The body needs fuel to run efficiently. Whether you're a high level athlete or simply working out to stay active and healthy, your body needs food. You have to eat good quality foods to maintain a healthy lifestyle. Putting junk food, or no food, into your body is like buying sushi from a one-pump gas station. You're asking to have a bad time. When you don't eat enough calories, your body goes into starvation mode. You don't magically lose weight when you stay in this starvation place, in fact, you force your body to hold on to it. You destroy your metabolism and, ultimately, make it harder for your body to lose weight in a healthy fashion. If you deprive yourself of nutrients, you run your body into a fatigued state where you cannot function. 

As someone who has struggled with this so many times over, I just want to say: If you're struggling with this, reach out to me! There are so many building blocks of a healthy body. It's not just as simple as "workout more, eat less." It’s also not easy to break out of that mindset. But it’s so incredibly important to view your body as something other than the receiver of reward and punishment food. You are worth more than that.

Don't stress about workouts.

This section is truly a continuation of the one above. Workouts can be stressful enough. And, when coupled with work, a social calendar, and just general life musings, sometimes squeezing in a workout can cause more stress than simply saying, “Not today.” Now, I always like to clarify that there is a difference between “I’m not feeling like it today” and “I think my body needs a break.” This does take a bit of fine tuning in your brain, but many times, if I’m too stressed about fitting a workout in, it’s likely a workout that I don’t need to do today. Now, let me clarify further. One of my favorite phrases is: “We all have the same 24 hours in a day.” It’s true! You can choose how to use your hours most effectively. I talk about this in my post “Making Your Personal Fitness a Priority.” If you want to do something, you will find time for it. If you don’t want to do something, you will make excuses.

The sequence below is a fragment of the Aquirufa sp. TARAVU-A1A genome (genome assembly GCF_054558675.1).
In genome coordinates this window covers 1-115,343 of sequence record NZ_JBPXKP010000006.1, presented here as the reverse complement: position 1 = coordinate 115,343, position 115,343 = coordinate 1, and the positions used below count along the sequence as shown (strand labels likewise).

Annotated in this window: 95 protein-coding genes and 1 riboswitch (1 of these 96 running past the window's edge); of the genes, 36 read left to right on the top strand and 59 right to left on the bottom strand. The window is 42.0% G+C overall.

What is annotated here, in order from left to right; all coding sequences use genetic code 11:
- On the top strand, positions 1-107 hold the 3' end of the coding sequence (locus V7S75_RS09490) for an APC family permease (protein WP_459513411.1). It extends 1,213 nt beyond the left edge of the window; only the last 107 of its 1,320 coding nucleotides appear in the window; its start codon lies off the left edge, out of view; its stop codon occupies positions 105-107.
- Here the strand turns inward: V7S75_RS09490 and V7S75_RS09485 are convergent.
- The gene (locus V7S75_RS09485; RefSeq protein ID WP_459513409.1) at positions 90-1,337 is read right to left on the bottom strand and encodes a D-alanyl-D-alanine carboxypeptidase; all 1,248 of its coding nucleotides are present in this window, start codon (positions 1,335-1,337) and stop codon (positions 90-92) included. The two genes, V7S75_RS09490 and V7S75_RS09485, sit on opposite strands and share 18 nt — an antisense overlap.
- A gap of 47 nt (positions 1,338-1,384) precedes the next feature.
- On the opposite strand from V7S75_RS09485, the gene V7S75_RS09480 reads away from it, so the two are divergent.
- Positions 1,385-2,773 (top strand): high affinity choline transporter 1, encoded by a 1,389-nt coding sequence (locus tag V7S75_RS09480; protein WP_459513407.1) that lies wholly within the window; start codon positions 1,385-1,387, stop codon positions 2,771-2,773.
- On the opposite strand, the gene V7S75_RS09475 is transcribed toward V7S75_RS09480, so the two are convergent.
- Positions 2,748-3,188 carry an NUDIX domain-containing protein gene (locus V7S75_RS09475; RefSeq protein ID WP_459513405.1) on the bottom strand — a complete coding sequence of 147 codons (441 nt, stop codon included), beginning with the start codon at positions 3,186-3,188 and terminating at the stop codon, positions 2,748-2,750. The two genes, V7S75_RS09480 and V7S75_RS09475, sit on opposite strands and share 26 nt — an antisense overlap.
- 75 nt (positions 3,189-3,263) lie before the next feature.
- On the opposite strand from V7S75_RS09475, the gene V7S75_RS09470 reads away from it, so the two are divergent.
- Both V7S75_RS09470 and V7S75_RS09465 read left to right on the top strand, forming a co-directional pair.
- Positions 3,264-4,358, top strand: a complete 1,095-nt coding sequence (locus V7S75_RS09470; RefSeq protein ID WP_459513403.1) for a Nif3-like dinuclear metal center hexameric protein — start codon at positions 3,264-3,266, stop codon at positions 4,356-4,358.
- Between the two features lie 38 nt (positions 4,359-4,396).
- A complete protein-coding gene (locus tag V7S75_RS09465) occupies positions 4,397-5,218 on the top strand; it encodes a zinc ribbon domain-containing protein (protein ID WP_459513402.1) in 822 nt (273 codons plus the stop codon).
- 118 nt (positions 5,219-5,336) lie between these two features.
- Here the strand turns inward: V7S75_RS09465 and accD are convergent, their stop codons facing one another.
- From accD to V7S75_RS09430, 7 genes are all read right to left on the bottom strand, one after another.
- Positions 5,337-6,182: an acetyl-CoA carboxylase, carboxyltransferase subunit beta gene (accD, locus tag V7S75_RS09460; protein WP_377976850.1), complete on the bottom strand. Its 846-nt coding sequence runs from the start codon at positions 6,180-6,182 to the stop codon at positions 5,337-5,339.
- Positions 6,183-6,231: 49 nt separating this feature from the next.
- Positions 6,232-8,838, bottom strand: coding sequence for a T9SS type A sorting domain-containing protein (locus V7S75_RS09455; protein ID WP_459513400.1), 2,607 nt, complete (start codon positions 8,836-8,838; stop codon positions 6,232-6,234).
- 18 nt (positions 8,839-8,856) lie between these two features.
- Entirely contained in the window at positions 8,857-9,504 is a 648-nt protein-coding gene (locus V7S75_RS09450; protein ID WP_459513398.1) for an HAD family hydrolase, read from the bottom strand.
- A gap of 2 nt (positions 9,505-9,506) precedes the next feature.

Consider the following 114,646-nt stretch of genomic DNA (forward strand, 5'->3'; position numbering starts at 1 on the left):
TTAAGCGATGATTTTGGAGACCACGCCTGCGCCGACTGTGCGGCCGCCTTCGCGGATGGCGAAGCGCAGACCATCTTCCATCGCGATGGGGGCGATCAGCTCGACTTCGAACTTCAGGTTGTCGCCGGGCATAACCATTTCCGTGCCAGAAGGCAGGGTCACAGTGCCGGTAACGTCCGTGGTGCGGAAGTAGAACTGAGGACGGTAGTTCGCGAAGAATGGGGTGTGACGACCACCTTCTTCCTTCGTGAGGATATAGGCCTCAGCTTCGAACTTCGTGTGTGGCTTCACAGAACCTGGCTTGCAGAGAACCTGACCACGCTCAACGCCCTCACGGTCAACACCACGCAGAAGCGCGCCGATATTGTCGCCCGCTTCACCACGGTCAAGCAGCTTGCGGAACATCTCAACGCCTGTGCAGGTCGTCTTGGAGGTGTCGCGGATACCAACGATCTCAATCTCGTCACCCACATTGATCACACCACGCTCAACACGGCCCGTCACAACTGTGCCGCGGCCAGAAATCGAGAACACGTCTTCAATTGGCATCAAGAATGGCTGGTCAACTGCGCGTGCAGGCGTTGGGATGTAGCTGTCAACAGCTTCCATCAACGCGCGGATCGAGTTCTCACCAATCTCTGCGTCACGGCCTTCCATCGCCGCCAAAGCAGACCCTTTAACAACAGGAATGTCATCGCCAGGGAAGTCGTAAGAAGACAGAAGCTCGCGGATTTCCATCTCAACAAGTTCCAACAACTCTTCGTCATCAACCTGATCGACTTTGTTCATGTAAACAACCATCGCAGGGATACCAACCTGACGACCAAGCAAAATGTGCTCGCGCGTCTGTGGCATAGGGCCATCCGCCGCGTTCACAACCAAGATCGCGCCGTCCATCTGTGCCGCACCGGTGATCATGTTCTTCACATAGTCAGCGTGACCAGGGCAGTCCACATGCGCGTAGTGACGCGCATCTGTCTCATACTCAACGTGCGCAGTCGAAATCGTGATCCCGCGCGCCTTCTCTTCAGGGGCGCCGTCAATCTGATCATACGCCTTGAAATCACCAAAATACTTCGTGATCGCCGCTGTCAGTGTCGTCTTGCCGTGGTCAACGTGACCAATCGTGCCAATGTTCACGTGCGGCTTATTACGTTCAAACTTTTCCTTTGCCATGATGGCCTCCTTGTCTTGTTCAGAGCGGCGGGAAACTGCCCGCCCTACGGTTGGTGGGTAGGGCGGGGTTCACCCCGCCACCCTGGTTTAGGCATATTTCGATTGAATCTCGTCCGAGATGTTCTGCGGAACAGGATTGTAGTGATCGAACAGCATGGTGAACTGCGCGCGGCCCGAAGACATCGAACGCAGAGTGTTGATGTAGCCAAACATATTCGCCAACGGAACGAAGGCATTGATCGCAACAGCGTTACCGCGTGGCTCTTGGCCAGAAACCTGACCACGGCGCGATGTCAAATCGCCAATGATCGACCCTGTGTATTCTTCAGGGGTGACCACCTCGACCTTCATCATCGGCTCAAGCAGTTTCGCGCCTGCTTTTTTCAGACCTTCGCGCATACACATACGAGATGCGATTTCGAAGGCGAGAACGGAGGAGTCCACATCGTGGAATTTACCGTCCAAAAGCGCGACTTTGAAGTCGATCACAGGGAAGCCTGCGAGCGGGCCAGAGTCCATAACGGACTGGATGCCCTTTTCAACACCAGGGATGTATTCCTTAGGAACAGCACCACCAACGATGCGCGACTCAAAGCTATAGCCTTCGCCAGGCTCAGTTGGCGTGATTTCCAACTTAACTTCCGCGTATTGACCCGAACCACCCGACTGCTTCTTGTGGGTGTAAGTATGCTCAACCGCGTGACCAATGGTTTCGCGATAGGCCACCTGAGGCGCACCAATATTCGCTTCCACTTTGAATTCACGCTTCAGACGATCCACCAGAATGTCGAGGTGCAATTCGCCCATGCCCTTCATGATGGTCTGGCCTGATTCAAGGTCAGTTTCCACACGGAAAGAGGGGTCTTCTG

What I’m talking about here is when a workout (or working out) takes over your life. When your first thought in the morning, above all else, is how you are going to get your workout in. That stressful feeling where the workout takes complete control over your mind and you’re miserable until you fit it in. I’m talking about skipping social commitments to squeeze in a workout. I’m talking about skipping time with friends, family, or loved ones to make sure that you get a workout or a run in. I’m all for the cathartic, freeing, soul-cleansing freedom of going for a run in a stressful time, but when I find that I’m more stressed thinking about how I’m going to do it, then I realize I’m not truly listening to my body. The first part of taking control of your mindset is realizing that you will be fine without (insert thing here). If you’re training for a marathon, I would tell you that one day does not derail your progress. Hell, a whole week might not either. But what will derail you is the fatigue, burnout, and all around malaise that comes from pushing yourself too hard. When you lose the feeling of “want to,” it absolutely becomes “have to.”

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You never "have-to" do anything. 

And lastly, remember, you are in control. You never have to do anything. You don’t have to work out. You don’t have to go for a run. But, if you have dreams, if you have goals, there is grunt work that goes on behind the scenes. Remember that. It’s not all sunshine and rainbows. If you’re unhappy with your body, with your mindset, with your lifestyle, your surroundings, you have the power to change it. But you don’t have to. You want to change the circumstances that you find yourself in. If you find yourself saying, “I have to change…,” then ask yourself, “Why do I want to change this?” What is driving that passion?

You are placed on this Earth to do a great many things, but ultimately, one of the greatest gifts we have as humans is our own free will. Sure, there are things that we don’t like to do. But that is different than things we have to do. Life is far too short to find yourself trapped in a cycle of the mundane. You should be out searching for things that set your heart on fire. True passion, the things that excite us, the things that make life worth living are the things that get us out of bed in the morning. There should always be time for that in your day. Finding that joy is the only thing that we have to do.


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Photography by David Lemon Photography